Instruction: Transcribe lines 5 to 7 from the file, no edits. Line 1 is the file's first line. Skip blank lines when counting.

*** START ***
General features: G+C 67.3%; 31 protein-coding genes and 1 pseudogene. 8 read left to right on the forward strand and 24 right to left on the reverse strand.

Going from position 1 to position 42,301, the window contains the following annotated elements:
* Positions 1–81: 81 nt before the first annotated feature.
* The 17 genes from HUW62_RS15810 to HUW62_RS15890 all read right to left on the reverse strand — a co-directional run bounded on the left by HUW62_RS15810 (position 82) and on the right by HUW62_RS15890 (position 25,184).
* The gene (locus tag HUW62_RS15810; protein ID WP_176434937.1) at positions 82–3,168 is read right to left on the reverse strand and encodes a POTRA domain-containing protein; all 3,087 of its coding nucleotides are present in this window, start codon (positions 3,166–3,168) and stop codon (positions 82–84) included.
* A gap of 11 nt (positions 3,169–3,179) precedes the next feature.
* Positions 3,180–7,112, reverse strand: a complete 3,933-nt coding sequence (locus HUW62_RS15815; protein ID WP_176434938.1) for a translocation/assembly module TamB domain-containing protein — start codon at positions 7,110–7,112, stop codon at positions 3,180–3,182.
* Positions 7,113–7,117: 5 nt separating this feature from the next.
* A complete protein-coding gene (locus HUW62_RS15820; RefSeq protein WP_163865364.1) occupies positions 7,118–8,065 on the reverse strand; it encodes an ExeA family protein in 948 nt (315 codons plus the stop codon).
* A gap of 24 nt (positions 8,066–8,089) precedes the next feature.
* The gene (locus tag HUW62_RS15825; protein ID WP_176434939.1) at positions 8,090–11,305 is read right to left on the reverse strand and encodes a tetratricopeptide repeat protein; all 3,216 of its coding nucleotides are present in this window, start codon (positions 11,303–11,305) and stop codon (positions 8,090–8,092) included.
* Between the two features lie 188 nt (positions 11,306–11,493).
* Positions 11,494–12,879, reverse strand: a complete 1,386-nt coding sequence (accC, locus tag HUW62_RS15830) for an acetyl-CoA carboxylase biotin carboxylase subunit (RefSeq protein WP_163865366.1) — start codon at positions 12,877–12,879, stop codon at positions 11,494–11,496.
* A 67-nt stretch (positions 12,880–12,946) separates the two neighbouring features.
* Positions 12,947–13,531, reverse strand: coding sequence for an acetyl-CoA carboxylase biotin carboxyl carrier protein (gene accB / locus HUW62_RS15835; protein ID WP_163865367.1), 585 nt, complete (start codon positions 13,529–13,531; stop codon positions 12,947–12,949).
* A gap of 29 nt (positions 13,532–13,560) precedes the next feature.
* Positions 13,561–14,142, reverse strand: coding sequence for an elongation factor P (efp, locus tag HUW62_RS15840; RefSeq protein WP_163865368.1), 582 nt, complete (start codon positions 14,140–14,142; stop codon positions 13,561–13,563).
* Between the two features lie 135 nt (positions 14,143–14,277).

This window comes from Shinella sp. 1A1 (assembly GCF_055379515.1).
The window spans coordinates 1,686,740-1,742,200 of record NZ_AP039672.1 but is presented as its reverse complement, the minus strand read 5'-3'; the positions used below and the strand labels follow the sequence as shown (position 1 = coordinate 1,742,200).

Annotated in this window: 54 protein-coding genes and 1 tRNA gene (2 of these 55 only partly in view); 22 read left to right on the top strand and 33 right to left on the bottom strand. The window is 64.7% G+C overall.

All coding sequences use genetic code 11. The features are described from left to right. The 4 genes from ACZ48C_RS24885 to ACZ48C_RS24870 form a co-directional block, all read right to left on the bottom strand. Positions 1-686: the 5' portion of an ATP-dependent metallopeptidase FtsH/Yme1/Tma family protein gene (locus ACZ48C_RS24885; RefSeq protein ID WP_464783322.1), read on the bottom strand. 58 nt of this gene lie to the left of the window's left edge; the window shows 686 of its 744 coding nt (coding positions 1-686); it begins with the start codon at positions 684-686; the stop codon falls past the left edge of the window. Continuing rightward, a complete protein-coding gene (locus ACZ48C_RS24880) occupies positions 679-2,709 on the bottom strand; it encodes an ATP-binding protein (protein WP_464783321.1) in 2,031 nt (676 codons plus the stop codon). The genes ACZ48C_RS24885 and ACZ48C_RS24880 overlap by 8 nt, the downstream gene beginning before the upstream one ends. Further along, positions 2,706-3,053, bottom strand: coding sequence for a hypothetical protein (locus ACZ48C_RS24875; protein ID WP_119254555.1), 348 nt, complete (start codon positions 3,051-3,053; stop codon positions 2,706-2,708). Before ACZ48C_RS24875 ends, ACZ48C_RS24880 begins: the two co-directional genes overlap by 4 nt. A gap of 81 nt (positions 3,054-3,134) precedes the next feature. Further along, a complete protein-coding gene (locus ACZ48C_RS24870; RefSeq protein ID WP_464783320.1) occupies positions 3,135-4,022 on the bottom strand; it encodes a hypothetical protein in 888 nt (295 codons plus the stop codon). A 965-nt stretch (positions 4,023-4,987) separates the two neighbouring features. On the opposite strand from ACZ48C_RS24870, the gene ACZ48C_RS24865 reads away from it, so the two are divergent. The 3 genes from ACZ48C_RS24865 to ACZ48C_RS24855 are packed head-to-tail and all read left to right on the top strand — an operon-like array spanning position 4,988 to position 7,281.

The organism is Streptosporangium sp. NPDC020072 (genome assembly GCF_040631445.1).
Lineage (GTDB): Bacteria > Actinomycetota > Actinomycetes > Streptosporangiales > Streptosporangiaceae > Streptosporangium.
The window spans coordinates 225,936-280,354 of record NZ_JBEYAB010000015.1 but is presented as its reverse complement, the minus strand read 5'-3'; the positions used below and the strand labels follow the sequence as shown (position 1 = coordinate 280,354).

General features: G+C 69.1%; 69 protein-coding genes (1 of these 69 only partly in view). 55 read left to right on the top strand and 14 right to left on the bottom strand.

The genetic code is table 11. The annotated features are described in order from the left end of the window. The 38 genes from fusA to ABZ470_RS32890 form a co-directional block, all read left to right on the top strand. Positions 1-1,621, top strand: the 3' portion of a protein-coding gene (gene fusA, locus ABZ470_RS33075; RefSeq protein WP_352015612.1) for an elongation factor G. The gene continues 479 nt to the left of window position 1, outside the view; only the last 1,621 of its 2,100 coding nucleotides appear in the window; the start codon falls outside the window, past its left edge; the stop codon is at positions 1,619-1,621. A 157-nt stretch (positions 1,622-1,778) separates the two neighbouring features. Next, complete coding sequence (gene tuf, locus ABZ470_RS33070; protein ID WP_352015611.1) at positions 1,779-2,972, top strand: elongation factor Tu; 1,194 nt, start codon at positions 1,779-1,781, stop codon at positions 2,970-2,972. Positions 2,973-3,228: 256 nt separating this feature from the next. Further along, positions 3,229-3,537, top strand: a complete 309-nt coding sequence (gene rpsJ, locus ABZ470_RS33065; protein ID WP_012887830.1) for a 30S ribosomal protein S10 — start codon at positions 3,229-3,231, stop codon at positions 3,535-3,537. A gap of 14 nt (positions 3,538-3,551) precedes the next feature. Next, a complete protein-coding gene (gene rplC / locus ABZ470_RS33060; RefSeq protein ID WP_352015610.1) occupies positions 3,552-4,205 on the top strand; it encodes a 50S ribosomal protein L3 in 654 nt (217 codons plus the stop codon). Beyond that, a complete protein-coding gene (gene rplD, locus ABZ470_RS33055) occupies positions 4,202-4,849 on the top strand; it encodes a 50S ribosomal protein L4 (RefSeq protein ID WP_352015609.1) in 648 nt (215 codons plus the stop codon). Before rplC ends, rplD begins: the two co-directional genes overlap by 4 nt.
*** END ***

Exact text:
* The gene (locus tag HUW62_RS15810; protein ID WP_176434937.1) at positions 82–3,168 is read right to left on the reverse strand and encodes a POTRA domain-containing protein; all 3,087 of its coding nucleotides are present in this window, start codon (positions 3,166–3,168) and stop codon (positions 82–84) included.
* A gap of 11 nt (positions 3,169–3,179) precedes the next feature.
* Positions 3,180–7,112, reverse strand: a complete 3,933-nt coding sequence (locus HUW62_RS15815; protein ID WP_176434938.1) for a translocation/assembly module TamB domain-containing protein — start codon at positions 7,110–7,112, stop codon at positions 3,180–3,182.